Despite their essential role in leading political and cultural debate, arts and humanities are often relegated to the back seat by the sciences. Researchers in the arts and humanities often do not publish their most important work in refereed journals. They might write a book, compose a symphony or curate an exhibition with a scholarly catalogue. This means that academic success is harder to define here than in other areas of scholarship. It also explains why this table does not attempt to measure academic achievement in these subjects by looking at publications.
But the story it tells about excellence in these areas is revealing. The subjects range widely from philosophy, which is almost by definition the least applied discipline in the academy, to modern languages, an essential area in the globalised economy. They include long-established fields such as music and history, and others, such as museum studies and tourism, which are growing as economies transform.
Politicians rarely mention the arts and humanities in speeches on the importance of research to national economic success. The UK has established a research council to fund them only in the past two years. But their importance means they are central to the success of any large university aiming to be good at the full range of academic disciplines. Harvard University is once again top of this table, and is joined by other global universities such as Oxford, Cambridge and Yale universities and the University of California, Berkeley.
Strength in the arts and humanities is also a must for universities that aim to be national leaders in political and cultural debate. Hence the appearance of the universities of Toronto, McGill, Tokyo, Peking, the London School of Economics and the Australian National University in prominent positions.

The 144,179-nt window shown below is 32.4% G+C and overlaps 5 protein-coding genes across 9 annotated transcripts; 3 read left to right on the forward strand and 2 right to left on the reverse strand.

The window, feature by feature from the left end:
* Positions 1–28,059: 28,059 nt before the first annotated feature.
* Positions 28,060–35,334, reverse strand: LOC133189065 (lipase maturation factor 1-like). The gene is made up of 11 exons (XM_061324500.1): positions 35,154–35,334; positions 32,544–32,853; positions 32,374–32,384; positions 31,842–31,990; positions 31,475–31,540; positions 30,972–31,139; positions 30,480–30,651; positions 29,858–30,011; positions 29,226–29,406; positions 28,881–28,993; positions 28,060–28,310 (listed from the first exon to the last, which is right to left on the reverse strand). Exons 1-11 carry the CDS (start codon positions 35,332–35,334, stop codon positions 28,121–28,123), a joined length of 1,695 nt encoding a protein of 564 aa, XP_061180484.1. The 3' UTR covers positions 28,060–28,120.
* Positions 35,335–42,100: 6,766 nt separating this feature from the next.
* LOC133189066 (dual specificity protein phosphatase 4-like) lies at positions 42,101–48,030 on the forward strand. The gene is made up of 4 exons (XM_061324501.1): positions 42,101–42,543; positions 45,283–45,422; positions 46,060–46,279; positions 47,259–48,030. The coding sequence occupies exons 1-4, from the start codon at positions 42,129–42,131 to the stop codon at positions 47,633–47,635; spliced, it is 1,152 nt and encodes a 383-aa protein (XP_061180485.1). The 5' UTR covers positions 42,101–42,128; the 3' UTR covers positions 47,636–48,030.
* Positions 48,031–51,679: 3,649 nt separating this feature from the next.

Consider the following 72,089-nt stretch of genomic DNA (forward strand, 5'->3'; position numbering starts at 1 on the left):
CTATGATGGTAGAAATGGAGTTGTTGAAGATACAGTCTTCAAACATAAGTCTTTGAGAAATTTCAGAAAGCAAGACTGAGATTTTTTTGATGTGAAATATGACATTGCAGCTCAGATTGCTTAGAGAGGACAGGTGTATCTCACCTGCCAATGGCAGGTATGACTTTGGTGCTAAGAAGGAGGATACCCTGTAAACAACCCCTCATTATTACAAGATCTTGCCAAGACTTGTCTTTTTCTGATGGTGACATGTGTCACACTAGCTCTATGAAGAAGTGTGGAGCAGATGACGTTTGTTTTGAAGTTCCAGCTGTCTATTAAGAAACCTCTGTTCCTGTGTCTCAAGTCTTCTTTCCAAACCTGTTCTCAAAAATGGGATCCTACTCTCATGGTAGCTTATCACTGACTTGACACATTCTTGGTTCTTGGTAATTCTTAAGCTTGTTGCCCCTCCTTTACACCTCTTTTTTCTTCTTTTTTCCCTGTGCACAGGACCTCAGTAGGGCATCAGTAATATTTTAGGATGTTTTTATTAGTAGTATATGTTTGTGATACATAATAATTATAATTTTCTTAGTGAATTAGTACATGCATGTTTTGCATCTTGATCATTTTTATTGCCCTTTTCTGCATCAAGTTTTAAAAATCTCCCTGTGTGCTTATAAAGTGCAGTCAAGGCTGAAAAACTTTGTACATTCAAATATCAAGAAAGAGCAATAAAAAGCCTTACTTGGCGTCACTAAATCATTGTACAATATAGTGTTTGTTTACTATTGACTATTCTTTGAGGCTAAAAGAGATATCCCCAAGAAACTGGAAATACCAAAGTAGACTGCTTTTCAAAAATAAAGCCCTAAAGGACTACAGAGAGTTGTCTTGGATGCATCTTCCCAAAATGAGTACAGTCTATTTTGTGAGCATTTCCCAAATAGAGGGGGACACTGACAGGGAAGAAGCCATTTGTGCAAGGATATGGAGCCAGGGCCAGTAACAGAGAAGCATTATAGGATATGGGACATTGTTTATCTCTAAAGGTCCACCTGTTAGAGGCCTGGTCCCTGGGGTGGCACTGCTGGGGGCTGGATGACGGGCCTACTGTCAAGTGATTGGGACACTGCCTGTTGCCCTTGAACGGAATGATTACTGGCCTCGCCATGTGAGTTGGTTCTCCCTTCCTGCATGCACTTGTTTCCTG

The fact that 16 nations appear in this top 50 is evidence of the inclusive approach of our peer reviewers. The arts and humanities are perhaps the least globalised subjects of all. Every country has its own literature, history, music and politics. But the table shows that the quality of national research in these fields is recognised worldwide. And some areas of the humanities such as religion have emerged from genteel obscurity to new political and cultural importance in a globalised world with a new awareness of security and international tension.
This table also confirms the world cultural value of English. The top 20 institutions include 19 in the English-speaking world. Peking, in 18th position, is the highest placed institution not to work entirely in English. Some Asian universities are responding by delivering more arts and humanities teaching in English. It may seem strange to teach your own history in a foreign language, but doing so makes it more available to foreign students, while publishing in English makes research more visible. These reforms are likely to affect Asian and continental European universities' future standing in this table.